Human cells are a combination of water, proteins, carbohydrates, nucleic acids and fats contained in a lipid-based membrane. The precise composition of human cells varies widely, depending on a given cell's function in the body.
Almost all human cells have a common structure consisting of a cell membrane, composed of two layers of lipids, and a nucleus that contains the DNA that codes for the proteins that compose the cell. Exceptions to this rule include mature red blood cells, which lose their nuclei during their maturation process. The cell membrane itself contains a number of embedded proteins and carbohydrate-protein complexes that allow molecules to move in and out of the cell and act as recognition signals for nearby cells. Most cells also contain RNA-based structures known as ribosomes that assemble proteins and mitochondria that process energy from food molecules for the cell; these have their own membranes and DNA separate from that of the primary cell.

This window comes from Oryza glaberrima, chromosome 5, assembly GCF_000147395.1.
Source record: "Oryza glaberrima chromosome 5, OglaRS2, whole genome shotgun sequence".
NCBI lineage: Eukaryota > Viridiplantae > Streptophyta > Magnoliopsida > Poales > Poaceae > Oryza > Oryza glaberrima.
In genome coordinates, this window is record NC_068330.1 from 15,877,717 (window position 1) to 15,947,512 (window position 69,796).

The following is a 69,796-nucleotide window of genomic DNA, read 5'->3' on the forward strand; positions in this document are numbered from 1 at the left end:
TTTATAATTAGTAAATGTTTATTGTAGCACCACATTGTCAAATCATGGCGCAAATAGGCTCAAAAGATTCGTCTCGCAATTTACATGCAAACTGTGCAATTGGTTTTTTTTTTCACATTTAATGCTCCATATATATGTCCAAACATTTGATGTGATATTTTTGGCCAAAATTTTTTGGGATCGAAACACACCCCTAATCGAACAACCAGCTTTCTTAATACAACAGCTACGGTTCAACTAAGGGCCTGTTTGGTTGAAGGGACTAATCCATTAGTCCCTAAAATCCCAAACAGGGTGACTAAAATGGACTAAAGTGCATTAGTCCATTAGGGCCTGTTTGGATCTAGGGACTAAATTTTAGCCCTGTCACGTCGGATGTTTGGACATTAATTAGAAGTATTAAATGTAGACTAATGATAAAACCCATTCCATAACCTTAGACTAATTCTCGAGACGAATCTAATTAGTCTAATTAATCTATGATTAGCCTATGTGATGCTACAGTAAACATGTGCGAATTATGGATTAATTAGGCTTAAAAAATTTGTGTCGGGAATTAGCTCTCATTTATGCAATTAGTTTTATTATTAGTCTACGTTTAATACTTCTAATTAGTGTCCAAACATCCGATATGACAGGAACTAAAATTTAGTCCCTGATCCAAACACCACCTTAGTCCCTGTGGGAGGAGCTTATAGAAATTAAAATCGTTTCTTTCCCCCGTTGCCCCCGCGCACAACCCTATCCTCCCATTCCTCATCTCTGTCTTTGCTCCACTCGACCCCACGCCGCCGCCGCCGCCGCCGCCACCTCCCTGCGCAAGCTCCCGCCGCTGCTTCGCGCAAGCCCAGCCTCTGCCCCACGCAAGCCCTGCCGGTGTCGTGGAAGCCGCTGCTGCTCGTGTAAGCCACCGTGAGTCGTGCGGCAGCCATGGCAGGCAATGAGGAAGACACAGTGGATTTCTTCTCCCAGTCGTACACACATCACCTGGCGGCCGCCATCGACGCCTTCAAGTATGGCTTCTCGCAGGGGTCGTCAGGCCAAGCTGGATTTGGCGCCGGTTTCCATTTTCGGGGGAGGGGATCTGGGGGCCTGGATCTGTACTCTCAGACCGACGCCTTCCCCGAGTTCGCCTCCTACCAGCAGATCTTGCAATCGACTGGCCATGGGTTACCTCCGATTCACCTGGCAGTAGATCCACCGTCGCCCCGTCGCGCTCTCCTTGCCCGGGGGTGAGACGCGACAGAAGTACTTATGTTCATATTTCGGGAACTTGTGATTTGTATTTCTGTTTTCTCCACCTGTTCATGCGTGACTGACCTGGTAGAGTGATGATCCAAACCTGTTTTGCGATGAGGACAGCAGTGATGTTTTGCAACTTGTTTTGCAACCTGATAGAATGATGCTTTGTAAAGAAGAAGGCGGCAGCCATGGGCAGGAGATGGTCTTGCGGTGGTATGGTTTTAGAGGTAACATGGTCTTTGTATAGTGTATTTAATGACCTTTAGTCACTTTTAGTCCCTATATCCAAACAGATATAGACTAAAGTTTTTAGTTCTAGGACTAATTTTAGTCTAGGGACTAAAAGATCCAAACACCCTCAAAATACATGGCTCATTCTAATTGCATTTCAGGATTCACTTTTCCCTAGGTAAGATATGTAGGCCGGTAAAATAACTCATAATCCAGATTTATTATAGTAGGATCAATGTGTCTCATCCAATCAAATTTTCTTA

The specific structures in a given cell vary widely from cell type to cell type, as do the sizes of cells. For example, typical skin cells are microscopic and oval in shape, while peripheral nerve cells can have long cellular processes that may stretch for long distances. The proteins produced by a particular cell type also vary widely, though many proteins essential to cellular maintenance and reproduction are common to most cell types.